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Saturday, July 12, 2014
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Published: Thursday, 12/13/2012

Lighten up, kids

Good news in the nation’s battle against obesity is worth acknowledging. But it’s too soon to start celebrating — and there shouldn’t be a cake.

America still has a lot of weight to lose: Two-thirds of adults in the country are overweight or obese, and children are not immune. Childhood obesity rates have tripled since 1980. If that doesn’t change dramatically, the health consequences in adulthood will be dire.

There is a glimmer of hope among the youngest Americans, reported by the Robert Wood Johnson Foundation. The prevalence of obesity among children is leveling off. For the first time in decades, some parts of the country reported declines in the obesity rate.

In a three-year period ending in the 2009-10 school year, the obesity rate dropped by 4.7 percent among Philadelphia children in kindergarten through 12th grade, and 5.5 percent among New York City youngsters in kindergarten through eighth grade. Declines also were reported in Mississippi and California. These areas have been leaders in enacting policies to improve eating habits.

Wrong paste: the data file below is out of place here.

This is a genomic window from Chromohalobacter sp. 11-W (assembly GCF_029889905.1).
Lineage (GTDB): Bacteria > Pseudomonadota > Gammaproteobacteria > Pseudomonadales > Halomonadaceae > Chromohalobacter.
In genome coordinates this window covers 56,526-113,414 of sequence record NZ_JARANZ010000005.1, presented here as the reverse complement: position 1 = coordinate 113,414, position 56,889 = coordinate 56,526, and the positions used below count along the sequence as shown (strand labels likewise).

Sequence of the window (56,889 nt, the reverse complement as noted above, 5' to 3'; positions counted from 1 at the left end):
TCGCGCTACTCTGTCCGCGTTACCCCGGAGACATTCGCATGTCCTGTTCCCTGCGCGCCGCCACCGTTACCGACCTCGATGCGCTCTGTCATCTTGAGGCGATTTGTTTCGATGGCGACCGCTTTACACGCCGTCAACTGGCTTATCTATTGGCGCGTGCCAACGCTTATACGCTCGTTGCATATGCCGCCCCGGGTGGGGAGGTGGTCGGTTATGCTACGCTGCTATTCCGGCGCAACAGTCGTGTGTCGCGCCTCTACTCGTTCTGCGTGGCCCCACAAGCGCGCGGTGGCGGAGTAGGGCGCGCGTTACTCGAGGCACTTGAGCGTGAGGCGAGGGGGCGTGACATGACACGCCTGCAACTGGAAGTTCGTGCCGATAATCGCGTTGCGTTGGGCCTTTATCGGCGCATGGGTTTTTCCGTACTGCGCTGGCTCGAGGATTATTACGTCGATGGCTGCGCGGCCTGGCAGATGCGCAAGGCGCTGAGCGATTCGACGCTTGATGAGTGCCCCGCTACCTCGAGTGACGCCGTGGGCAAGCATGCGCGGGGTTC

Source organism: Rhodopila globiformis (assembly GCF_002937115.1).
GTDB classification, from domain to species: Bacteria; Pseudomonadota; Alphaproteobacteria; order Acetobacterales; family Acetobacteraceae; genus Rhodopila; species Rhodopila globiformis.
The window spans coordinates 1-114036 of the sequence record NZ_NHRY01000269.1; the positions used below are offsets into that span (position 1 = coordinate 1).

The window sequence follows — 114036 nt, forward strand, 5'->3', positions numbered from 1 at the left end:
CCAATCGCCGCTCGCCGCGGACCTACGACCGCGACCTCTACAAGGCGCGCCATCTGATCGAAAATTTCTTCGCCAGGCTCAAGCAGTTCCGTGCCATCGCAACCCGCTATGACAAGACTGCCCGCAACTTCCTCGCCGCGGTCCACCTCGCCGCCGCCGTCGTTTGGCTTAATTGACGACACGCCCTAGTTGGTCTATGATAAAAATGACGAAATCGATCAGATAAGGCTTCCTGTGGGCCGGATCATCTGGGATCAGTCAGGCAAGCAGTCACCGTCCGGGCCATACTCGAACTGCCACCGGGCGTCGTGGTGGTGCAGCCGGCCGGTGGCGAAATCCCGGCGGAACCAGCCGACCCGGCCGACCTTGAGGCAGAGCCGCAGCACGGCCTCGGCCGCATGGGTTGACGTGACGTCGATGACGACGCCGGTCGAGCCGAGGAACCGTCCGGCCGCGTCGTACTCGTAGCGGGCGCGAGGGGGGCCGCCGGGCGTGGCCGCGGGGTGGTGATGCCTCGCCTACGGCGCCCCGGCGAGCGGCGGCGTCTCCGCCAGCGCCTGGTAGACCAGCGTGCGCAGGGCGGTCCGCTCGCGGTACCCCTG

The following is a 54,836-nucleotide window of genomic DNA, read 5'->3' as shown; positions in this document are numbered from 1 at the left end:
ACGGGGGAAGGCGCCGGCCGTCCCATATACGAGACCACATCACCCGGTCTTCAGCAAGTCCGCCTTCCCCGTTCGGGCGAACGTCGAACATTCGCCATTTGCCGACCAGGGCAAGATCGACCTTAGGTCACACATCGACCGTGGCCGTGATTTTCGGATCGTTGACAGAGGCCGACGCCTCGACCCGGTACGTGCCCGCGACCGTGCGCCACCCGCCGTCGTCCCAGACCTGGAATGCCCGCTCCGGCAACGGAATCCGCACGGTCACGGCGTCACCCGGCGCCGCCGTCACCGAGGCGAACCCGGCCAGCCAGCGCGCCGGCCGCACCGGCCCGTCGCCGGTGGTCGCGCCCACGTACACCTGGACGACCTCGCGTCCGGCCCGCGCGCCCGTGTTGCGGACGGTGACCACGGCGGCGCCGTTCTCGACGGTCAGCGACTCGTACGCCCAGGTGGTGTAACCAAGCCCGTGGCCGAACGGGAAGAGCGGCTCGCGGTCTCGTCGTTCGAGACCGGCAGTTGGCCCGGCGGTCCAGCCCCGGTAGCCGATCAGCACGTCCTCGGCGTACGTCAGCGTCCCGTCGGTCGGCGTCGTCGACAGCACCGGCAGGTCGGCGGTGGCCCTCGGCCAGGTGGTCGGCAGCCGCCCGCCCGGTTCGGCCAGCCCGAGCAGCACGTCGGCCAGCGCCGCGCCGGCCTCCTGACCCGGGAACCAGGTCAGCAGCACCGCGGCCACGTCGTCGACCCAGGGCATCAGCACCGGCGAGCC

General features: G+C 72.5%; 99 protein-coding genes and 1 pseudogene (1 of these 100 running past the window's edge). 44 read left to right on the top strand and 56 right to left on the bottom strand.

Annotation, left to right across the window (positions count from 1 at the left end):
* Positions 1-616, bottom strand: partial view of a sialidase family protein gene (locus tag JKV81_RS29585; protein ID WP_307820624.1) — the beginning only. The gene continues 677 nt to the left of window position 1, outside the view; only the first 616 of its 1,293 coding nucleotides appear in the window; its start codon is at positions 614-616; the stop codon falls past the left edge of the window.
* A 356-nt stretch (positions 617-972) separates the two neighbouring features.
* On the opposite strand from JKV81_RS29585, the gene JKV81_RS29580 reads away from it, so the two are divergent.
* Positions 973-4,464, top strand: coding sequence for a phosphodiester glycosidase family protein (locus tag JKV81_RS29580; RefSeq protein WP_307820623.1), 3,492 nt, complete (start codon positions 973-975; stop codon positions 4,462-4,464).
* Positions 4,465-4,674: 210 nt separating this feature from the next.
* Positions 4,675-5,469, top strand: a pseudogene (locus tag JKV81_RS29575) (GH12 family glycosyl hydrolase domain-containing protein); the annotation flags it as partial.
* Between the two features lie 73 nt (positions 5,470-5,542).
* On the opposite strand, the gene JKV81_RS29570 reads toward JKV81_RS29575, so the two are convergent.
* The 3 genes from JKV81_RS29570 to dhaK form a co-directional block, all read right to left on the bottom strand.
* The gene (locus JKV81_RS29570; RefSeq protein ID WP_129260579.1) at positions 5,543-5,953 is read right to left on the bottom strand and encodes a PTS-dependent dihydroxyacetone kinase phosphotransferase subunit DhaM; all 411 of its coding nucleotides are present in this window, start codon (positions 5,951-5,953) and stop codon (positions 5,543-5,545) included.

Experts can’t say for sure what caused the declines in Philadelphia and New York. But both cities have enacted standards to improve the nutritional content of food and beverages available in schools. An effort in Philadelphia has helped 640 corner stores to stock healthier foods, bring supermarkets to under-served neighborhoods, and make sure farmers markets accept food stamps.

The improvement is significant, but there is a long way to go. About 20 percent of children in those cities still are obese. Nationwide, nearly one-third of children and teens are obese or overweight.

Some remedies will come through changes in public policy. The foundation and the American Health Association are collaborating to curb the childhood obesity epidemic by 2015 by improving the nutritional quality of snack foods and beverages in schools, cutting the consumption of sugary drinks, and expanding opportunities for physical activity in schools and in communities.

Efforts also must begin at home. ABC’s Good Morning America broadcast the story this week of a California girl who weighed 186 pounds by the time she was 9 years old. Breanna Bond and her family committed to changing their eating and exercise habits together.

They limited their fat intake and began walking four miles a day, no matter the weather. Eventually, Breanna exercised even more. She lost 66 pounds in less than a year. She said getting started was the hardest part, and feeling better was the most satisfying outcome.

There’s a lesson in her story for the rest of the country.



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